The Hunted Movie Review
If I had only one sentence to explain how badly director William Friedkin has bungled "The Hunted," it would be this: 15-year-old Frankie Muniz, starring in this week's "Agent Cody Banks," is a more convincing covert operative as a kiddie spy than Benicio Del Toro is as the Special Forces assassin gone rogue in this movie.
In the unrelentingly violent Kosovo-war prologue -- which is supposed to establish why Del Toro went bonkers and can now be spotted filleting unsuspecting hunters like some vigilante vegan in the woods outside Portland, Oregon -- the star acts nothing like the stealthy, highly-trained, surgical-strike assassin he's supposed to be. In fact, he looks more like a clumsy little kid playing hide and seek (which is hardly suprising since he admits not training for the role).
It's almost laughable that he makes it all the way across an erupting urban battlefield and into a heavily guarded and fortified mosque to graphically slice-and-dice a cruel Serbian commander.
But that's just a prelude to the extensive ineptitude running roughshod throughout "The Hunted." This is the kind of low-production-value movie in which people are declared dead when you can clearly see the actor breathing, clothes dry within two minutes of stepping out of a river and cars involved in crashes have inconsistent damage from angle to angle and scene to scene. It's a movie in which 36-year-old Del Toro (supposedly the best of the best in his army Special Forces unit) can't even beat 57-year-old Tommy Lee Jones (the man sent to hunt him down) in slow, methodical hand-to-hand combat.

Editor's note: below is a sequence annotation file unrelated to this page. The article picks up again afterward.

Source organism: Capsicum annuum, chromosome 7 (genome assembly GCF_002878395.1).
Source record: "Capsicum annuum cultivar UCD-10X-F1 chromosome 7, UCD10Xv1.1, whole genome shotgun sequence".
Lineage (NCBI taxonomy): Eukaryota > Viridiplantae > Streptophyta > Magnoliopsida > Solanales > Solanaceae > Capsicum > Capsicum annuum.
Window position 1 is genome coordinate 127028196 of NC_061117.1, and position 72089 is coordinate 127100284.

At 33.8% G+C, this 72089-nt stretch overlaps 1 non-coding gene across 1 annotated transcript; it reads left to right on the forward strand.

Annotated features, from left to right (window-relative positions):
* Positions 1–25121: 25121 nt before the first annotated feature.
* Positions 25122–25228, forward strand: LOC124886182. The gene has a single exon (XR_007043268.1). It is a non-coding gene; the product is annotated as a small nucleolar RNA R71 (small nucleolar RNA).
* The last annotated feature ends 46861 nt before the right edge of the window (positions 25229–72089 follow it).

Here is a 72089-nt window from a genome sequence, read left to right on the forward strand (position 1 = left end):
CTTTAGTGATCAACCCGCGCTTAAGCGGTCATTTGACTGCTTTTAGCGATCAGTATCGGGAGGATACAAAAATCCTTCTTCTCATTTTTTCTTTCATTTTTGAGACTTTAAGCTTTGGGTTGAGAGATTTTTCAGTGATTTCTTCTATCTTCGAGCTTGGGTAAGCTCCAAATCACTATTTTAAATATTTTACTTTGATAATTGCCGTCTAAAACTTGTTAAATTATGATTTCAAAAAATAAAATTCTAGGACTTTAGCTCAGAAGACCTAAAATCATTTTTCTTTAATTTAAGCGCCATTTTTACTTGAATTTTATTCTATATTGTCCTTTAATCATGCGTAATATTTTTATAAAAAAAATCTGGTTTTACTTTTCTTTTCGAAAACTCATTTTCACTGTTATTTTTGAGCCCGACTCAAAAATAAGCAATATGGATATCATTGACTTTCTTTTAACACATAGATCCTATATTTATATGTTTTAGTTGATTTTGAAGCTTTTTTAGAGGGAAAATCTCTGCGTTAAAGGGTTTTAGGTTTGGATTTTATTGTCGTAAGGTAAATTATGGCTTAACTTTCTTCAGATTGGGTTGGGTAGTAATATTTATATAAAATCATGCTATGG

The film is just one long chase scene through the woods and the streets of Portland (once Del Toro is captured then escapes) without any character development or even much in the way of plot. We don't know, for example, why Del Toro has taken a shine to killing hunters (he's shell shocked and "can't turn it off" apparently) or how it is that Jones, a civilian, came to be in charge of the psycho's Army black-ops training (which we see in flashback).
We do know that's why the local FBI taskforce (led by rugged-babe agent Connie Nielsen, "Gladiator") wanted his help tracking the guy. And, of course, Jones is much smarter than anyone at the FBI too. When he shows up at a heavily-forested murder scene a whole day after the feds, within three minutes he's found a leg snare, lots of blood and a bunch of other clues a dozen agents somehow missed, even though the supposedly wily Del Toro leaves a trail like a slug.
Whether they're riding on top of electric street cars, jumping off of waterfalls or taking long breaks to fashion elaborate booby traps and their own stone knives (I am not making this up), the whole movie consists of four repeating scenes: 1) Del Toro runs off into the woods; 2) Del Toro lays in wait for Jones, who always manages to find him within a matter of minutes; 3) Del Toro takes a couple swings at his old mentor, usually cutting him up a bit; 4) Del Toro disappears into the forest again.
There was an opportunity here to make an exciting, cerebral action-thriller in which these two men try like gangbusters to out-fox each other. But as written by David and Peter Griffiths (best known for last year's laughably defective Schwarzenegger terrorist flick "Collateral Damage") and directed by Friedkin, "The Hunted" plays more like a witless, stripped-down, Steven Seagal retread of "The Fugitive" -- a much better movie with Jones on the trail of a wanted man.
But even Steven Seagal would have brought this picture up a level. At least he could pull off the surreptitious Special Forces stuff with a modicum of credibility. And with former Oscar winner Del Toro turning in an apathetic, very possibly half-stoned performance, I honestly think Seagal's acting would have been better too.